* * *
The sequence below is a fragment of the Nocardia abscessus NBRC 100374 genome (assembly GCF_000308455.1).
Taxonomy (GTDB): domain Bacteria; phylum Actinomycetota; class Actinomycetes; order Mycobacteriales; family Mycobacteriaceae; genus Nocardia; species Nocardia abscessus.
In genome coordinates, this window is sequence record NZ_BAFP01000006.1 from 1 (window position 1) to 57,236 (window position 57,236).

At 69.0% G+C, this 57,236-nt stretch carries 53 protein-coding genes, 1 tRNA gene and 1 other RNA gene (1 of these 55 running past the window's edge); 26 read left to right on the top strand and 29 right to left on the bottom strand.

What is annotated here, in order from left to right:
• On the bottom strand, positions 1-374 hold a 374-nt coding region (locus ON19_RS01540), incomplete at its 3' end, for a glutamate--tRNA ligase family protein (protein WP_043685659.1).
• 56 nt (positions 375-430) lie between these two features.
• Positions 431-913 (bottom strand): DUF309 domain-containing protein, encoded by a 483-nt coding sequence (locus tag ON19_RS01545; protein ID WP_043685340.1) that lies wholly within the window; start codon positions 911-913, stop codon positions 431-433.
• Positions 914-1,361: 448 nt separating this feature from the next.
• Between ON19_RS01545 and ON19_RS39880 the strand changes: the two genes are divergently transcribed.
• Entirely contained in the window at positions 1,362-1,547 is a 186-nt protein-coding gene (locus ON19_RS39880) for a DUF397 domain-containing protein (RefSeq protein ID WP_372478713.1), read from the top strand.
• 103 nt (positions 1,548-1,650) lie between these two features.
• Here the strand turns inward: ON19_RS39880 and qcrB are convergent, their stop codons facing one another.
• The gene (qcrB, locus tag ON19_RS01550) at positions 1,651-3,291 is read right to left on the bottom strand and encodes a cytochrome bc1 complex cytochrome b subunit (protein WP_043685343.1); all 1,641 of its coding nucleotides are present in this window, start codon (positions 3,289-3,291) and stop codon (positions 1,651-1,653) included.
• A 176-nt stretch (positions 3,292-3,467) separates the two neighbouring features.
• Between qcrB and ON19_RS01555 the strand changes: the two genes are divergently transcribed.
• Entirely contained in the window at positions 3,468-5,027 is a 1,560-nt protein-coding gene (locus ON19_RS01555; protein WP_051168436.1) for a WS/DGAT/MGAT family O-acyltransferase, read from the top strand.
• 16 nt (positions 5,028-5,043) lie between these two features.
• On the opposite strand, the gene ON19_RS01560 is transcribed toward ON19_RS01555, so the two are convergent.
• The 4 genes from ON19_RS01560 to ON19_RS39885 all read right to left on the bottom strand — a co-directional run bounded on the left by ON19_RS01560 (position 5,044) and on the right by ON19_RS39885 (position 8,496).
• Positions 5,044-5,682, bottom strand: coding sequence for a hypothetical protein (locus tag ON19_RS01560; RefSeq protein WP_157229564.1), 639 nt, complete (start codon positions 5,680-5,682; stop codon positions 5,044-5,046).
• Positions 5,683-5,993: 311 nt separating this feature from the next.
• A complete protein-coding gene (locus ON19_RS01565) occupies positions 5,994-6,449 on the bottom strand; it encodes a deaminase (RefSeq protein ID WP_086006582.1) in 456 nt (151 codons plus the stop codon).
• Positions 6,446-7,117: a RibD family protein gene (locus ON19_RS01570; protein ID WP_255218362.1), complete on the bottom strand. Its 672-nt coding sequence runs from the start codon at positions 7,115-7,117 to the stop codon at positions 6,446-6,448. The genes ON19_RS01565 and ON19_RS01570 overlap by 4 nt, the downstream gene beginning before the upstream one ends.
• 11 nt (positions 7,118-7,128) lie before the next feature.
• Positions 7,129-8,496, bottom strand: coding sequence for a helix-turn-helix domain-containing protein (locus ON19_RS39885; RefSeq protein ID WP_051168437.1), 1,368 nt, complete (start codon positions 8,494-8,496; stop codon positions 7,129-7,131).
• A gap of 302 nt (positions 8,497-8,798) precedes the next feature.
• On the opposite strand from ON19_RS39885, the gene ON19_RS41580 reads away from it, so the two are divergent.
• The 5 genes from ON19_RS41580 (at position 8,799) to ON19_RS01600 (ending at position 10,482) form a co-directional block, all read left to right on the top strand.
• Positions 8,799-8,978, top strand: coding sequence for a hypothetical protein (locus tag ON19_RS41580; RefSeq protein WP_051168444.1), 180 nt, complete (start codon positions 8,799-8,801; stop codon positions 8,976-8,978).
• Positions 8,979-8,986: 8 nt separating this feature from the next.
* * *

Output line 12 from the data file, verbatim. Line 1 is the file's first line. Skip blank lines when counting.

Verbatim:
• 103 nt (positions 1,548-1,650) lie between these two features.